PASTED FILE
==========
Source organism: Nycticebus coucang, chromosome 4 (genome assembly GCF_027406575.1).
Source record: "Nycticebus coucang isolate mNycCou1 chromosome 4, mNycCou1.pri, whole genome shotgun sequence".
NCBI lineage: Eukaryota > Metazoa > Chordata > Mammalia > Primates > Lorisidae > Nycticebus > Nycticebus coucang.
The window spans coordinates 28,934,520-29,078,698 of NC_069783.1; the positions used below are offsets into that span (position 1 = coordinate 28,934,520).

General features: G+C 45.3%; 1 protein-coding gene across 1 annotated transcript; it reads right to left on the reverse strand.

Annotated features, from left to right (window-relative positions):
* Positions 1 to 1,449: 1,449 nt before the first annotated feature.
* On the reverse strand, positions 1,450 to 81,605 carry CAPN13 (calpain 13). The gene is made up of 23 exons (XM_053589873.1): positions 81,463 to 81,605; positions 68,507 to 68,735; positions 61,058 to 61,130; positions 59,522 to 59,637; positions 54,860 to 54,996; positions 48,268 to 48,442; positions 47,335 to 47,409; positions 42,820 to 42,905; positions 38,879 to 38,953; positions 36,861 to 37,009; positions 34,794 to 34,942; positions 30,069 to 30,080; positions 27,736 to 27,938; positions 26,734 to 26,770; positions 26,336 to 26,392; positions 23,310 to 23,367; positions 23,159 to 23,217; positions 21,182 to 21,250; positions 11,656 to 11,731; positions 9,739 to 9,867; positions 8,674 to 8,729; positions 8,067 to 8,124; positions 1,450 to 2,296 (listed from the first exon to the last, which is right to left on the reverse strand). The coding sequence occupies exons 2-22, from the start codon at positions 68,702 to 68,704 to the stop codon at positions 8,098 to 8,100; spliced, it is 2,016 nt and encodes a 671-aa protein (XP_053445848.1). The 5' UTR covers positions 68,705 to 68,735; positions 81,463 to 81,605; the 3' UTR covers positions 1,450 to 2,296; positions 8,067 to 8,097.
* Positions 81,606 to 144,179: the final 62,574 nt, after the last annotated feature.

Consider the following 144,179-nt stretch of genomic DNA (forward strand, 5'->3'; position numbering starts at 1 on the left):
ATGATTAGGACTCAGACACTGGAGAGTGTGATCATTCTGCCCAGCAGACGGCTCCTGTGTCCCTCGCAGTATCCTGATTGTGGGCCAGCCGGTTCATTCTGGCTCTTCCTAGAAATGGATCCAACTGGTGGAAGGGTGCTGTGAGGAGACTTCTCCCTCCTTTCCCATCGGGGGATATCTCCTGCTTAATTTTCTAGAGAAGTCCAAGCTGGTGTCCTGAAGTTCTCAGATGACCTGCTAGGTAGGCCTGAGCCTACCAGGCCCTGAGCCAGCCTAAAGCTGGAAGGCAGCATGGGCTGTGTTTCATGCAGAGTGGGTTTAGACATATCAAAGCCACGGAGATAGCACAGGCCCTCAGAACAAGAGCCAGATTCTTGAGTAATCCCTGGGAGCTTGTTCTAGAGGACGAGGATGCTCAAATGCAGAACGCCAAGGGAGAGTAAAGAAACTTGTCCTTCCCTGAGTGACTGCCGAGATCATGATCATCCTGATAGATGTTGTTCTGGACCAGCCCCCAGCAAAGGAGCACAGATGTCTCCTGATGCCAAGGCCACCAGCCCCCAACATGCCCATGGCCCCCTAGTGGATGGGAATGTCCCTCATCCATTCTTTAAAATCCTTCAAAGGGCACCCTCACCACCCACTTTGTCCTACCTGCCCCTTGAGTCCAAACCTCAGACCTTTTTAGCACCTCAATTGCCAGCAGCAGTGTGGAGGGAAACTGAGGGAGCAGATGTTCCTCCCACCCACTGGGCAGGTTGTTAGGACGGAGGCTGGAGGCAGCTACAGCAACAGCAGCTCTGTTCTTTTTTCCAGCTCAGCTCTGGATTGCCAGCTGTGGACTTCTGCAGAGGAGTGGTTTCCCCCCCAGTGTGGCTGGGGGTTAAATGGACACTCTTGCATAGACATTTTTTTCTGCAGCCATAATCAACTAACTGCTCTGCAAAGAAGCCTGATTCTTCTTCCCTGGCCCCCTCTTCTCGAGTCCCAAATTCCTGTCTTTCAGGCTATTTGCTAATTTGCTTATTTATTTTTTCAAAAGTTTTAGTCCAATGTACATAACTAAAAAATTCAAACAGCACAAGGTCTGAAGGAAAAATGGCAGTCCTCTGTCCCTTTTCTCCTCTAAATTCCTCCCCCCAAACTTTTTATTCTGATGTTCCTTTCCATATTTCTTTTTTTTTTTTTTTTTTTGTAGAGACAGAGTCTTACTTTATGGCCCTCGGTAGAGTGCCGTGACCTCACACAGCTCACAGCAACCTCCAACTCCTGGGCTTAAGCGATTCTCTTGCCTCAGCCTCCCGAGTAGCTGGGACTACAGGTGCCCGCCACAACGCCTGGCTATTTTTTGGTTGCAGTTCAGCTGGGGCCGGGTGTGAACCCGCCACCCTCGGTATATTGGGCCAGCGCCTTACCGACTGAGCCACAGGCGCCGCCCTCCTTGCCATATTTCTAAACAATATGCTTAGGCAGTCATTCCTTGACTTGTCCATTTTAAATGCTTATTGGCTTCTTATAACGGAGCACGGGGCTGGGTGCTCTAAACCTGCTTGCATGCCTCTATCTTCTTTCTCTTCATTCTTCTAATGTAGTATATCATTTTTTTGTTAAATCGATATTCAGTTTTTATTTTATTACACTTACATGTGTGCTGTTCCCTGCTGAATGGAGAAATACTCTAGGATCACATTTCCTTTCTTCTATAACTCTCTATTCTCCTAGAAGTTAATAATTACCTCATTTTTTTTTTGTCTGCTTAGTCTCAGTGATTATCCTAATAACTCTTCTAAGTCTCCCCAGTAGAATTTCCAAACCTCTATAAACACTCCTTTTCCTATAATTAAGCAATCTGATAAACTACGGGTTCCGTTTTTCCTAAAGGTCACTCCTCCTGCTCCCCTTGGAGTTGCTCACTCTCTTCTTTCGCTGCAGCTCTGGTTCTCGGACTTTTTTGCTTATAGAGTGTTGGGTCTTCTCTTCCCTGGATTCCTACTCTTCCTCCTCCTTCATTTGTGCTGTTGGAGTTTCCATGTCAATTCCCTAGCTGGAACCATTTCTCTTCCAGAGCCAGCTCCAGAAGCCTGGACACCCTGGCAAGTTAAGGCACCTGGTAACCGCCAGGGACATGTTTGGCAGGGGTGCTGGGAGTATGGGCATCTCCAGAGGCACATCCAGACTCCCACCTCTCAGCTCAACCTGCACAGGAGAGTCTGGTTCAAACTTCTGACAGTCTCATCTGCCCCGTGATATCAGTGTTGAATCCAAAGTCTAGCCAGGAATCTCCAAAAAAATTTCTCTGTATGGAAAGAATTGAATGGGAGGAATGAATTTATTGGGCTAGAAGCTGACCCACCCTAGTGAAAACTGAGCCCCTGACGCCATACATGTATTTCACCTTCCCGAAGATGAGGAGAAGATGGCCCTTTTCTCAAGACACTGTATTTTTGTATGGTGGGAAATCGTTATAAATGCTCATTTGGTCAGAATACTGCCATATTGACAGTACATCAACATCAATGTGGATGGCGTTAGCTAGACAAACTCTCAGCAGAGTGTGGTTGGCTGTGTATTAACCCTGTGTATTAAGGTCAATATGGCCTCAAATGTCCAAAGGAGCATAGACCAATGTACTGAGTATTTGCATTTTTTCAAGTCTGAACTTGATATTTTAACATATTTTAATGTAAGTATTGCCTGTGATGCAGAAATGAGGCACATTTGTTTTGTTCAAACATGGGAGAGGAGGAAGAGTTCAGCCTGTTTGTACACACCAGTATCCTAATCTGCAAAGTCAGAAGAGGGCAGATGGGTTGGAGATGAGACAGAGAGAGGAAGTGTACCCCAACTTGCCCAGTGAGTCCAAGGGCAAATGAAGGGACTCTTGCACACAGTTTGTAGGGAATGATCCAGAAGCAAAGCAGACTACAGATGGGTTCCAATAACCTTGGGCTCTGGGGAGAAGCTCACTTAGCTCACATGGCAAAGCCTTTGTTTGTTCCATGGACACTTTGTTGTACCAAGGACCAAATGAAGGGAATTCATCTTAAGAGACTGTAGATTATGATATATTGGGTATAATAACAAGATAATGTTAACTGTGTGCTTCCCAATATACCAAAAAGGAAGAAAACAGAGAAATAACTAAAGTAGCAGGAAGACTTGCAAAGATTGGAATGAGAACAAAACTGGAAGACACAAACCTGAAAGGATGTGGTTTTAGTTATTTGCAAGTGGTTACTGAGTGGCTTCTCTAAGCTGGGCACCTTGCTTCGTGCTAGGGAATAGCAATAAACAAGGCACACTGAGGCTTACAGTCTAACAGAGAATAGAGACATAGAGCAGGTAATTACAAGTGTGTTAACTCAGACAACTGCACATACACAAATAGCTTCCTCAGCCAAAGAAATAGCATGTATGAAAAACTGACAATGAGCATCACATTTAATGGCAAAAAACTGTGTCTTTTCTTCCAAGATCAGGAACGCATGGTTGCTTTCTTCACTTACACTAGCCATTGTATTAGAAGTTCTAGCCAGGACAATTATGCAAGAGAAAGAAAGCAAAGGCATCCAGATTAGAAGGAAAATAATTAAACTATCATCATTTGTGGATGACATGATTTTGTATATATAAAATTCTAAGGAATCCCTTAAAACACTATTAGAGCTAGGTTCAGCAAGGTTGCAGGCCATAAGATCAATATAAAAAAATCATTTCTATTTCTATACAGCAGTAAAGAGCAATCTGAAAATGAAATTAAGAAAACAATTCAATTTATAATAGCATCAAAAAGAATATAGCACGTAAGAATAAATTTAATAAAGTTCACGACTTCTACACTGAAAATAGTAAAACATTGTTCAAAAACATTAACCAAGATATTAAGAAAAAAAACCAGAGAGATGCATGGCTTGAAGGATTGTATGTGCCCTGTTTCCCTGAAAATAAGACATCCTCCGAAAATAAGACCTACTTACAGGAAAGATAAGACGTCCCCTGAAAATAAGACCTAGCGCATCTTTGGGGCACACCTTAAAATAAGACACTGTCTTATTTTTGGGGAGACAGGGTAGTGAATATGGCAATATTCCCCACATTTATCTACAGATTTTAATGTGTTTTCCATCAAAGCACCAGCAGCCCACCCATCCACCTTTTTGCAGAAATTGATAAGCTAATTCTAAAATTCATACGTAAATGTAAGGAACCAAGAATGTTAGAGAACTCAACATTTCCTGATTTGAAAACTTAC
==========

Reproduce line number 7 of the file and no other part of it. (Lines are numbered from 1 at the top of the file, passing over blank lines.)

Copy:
* Positions 1 to 1,449: 1,449 nt before the first annotated feature.